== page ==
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-   -   Are wizards immortal? (http://forum.barrowdowns.com/showthread.php?t=12905)

Letty 05-31-2006 04:00 PM

Are wizards immortal?
 
Are wizards immortal?
And how are they born? By a wizard mother and a wizard father?

Farael 05-31-2006 04:13 PM

For more information on the Wizards (or Istari as they are also called) I'd recomend you read Unfinished Tales. To make a long story brief, the Wizards were Maiar (have you read The Silmarillion? if not, Maiar are somewhat like what we know as angels... not exactly, but to keep it simple) that were sent to Middle Earth to help fight Sauron. While in Middle Earth they were still very powerful, yet their 'souls' were inside human bodies and so their power was rather limited.

They came to Middle Earth from Valinor, so they weren't quite born from Wizard parents... although I don't know about the bodies they inhabited.

davem 05-31-2006 04:30 PM

Quote:

Originally Posted by Letty
Are wizards immortal?
And how are they born? By a wizard mother and a wizard father?

Gandalf & the other wizards were brought to Middle-earth by the Great Stork of Manwe & left under the cabbages in Bilbo's garden. When they grew up they went to live in the magical land of Novices & Newcomers, where they can be found to this very day.

Rhod the Red 06-01-2006 03:17 AM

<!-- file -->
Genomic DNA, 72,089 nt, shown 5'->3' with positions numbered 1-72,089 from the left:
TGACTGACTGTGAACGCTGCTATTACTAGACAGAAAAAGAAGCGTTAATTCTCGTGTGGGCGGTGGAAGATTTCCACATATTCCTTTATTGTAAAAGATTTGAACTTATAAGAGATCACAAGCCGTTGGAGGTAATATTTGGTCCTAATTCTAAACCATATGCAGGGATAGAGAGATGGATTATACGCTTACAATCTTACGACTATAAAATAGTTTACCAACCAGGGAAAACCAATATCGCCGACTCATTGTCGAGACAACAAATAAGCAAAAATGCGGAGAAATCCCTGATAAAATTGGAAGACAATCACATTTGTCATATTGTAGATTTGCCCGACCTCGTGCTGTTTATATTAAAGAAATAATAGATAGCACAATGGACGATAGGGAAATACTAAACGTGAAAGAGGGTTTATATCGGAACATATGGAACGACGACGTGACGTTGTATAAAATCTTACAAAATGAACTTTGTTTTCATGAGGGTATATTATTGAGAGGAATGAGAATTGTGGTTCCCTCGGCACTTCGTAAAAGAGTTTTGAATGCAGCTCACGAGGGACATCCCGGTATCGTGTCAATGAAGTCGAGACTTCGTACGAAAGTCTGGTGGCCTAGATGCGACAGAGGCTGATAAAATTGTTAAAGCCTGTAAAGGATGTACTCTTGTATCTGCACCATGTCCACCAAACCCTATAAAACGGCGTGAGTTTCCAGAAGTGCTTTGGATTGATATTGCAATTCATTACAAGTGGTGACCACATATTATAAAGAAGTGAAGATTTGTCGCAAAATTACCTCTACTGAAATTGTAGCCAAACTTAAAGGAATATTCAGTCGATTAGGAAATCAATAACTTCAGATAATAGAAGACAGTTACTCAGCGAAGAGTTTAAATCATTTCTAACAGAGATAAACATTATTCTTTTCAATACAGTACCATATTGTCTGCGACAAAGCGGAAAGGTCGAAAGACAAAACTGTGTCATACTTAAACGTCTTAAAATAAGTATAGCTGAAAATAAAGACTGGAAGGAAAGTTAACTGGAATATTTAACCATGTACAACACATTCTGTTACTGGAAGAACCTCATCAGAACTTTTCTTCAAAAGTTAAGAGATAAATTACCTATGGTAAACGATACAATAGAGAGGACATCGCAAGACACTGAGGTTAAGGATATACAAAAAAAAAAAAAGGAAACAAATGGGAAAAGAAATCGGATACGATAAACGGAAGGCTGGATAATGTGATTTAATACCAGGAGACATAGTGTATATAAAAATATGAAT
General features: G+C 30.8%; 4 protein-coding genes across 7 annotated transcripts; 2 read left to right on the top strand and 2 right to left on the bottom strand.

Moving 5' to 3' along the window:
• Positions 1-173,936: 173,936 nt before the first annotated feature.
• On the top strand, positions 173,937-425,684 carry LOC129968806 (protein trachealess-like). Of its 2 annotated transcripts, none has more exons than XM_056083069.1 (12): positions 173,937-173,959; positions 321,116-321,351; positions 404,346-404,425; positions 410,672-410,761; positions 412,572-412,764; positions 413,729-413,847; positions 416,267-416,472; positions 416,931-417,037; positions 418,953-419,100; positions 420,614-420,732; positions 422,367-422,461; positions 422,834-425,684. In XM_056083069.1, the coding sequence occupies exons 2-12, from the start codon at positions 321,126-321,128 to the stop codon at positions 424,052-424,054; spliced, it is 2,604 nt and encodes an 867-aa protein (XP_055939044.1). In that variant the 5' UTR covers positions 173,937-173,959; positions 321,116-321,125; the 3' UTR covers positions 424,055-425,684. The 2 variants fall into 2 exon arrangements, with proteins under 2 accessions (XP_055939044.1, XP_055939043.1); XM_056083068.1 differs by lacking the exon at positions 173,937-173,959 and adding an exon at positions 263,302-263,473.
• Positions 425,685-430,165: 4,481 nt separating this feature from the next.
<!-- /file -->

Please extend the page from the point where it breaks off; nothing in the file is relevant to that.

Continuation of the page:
Yes they are immortal in life span, as long as they stick to thier Mission. Saruman didn't, so when Wormtongue slit his throat he didn't re-incarnate wheras Gandalf did.

zifnab 06-28-2006 07:50 AM

Quote:

Originally Posted by davem
Gandalf & the other wizards were brought to Middle-earth by the Great Stork of Manwe & left under the cabbages in Bilbo's garden.

So that's where Cabbage Patch Kids come from.

davem 06-28-2006 08:25 AM

When I first read the title of this thread I thought the question was 'Are Wizards Immoral?' - which would have been a much more interesting topic, particularly in terms of Gandalf's 'torture' of Gollum in the Elven King's dungeon...

zifnab 06-28-2006 08:37 AM

Quote:

Originally Posted by davem
'Are Wizards Immoral?' - which would have been a much more interesting topic, particularly in terms of Gandalf's 'torture' of Gollum in the Elven King's dungeon...

I would be interested in a thread like that as well. Probably in Books though. Get it done Dave. I got your back! References to Sauran and Saruman! Those pesky Blue wizards! That animal loving brown wizard. Only one stepped up.

Very interesting indeed...

The Sixth Wizard 07-01-2006 08:21 PM

Wizards are Maiar, lesser Valar, (the powers of the world). They were sent to Middle-Earth in an incarnate form, which was weaker, and forbidden to deviate from their path of defying Sauron, who in ancient origin was one of their order.

(Annoyingly, Gandalf was the only one that did his job properly!! Only one out of five, tut tut, Powers of the World.)

Anyway, they were originally Ainur and helped create the World, their father is Iluvatar (god) I guess.